Oro Valley residents had another chance to hear from the six Oro Valley candidates running for the Town Council during the final candidate forum on Feb. 29.
The Northern Pima County Chamber of Commerce hosted the forum, which was moderated by chamber President/CEO Dave Perry.
Similar to the format seen at the Sun City Social Hall forum on Feb. 18, candidates were given a series of questions to answer regarding some of Oro Valley’s hot topics. Afterward, citizens were able to ask questions of their own in a one-on-one format.
Certain topics, like police funding, showed the dissention amongst the candidates.
Incumbent Councilman Bill Garner said the Oro Valley Police Department budget, which makes up about 48 percent of the town’s general fund, is considerably higher than most in Arizona and should be subject to a management study to better measure town spending.
“The average police budget to their general fund is 24 to 30 percent,” he said. “Obviously we are way above the average in Arizona.”
Councilman Steve Solomon, running for his first four-year term after being appointed 18 months ago, said he is confident there is no need to adjust the police budget.
“I’m glad we’re not average when it comes to police,” he said. “I’m glad we’re not an average town. We are the safest town in Arizona, and I am proud of that.”
Despite the frequent disagreements between Garner and Solomon, Oro Valley resident Ron Todd said they each have his support in the upcoming election.
“I’d like to see the both of them in the middle of the road, but I like the variety of viewpoints,” he said. “You don’t want to have everybody saying exactly the same thing, because you’ll never get any intelligent discussion at all. Just because I disagree with them on certain issues doesn’t mean they’re not good councilmembers.”
With a variation of questions, the candidates found comparatively more agreement than was evident in the Sun City forum, speaking harmoniously in favor of subjects like multi-family residences.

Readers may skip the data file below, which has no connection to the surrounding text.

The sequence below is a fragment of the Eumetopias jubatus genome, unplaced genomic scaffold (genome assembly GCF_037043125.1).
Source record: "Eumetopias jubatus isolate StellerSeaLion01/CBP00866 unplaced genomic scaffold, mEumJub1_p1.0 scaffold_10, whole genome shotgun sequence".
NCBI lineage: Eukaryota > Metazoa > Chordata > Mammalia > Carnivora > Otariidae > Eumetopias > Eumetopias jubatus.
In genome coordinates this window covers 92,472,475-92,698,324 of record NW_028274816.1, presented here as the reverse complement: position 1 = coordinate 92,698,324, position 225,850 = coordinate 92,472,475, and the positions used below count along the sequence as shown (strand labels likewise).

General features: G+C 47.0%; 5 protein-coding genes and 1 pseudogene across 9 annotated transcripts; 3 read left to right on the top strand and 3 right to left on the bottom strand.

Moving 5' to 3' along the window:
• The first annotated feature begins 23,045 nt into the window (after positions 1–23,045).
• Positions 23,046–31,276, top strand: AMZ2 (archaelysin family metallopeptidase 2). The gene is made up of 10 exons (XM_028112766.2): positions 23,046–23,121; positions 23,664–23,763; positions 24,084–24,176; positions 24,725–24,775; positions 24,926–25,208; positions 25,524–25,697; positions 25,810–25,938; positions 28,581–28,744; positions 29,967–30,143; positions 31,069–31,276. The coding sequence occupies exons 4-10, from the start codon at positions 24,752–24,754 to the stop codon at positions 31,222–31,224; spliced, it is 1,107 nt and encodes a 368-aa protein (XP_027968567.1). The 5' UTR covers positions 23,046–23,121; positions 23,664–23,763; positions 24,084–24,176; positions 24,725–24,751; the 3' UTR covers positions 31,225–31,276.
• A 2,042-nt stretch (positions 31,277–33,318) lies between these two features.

“Sure we need more multi-family dwellings in Oro Valley on the land that’s already been zoned for it,” said candidate Mike Zinkin. “We have the land in Oro Valley for apartments. The general plan is a document that you voted on. You designated that land as high-density residential. Build the apartments there.”
Candidate Mark Napier said multi-family residences are increasingly important for young professionals who are not stationary in their professions.
“I have four adult children,” he said. “I remember as a kid growing up, my father told me ‘How you know you’re successful is the day you can buy a house.’ My children don’t see it that way. They see the home as a liability, as an anchor. It’s something to encumber their mobility. They need these multi-family housing opportunities.”
Brendan Burns, the youngest of the candidates, said more and more young people are moving to Oro Valley, making not only multi-family complexes a necessity, but young representation on Council an important factor.
Burns received some favoritism by one Oro Valley resident, who referred to him as “The Negotiator.”
“I’d like to see a little more opposition on Council than we have seen in past years,” he said. “I like the young point of view.”
Oro Valley resident John Musolf said he would make his candidate selection based on voting record and past actions, and not mere promises for the future.
“Show me your voting record, show me what you believe, show me what you did,” he said.
Musolf said the current council is too lopsided in its voting for his liking.
“We call them the gang of five,” he said. “They all vote in lockstep. Every subject brought up by one of those five ends up six to one or five to two. I would think there would be some diversity.”
The five council members Musolf is referring to are Mayor Satish Hiremath, Vice Mayor Lou Waters, and council members Joe Hornat, Mary Snider and Solomon.
Garner and outgoing Councilman Barry Gillaspie generally act as the vote of dissention.
Voters still have some time to decide for themselves, with Primary Elections taking place on March 13.
Ballots were mailed to registered voters in Februray.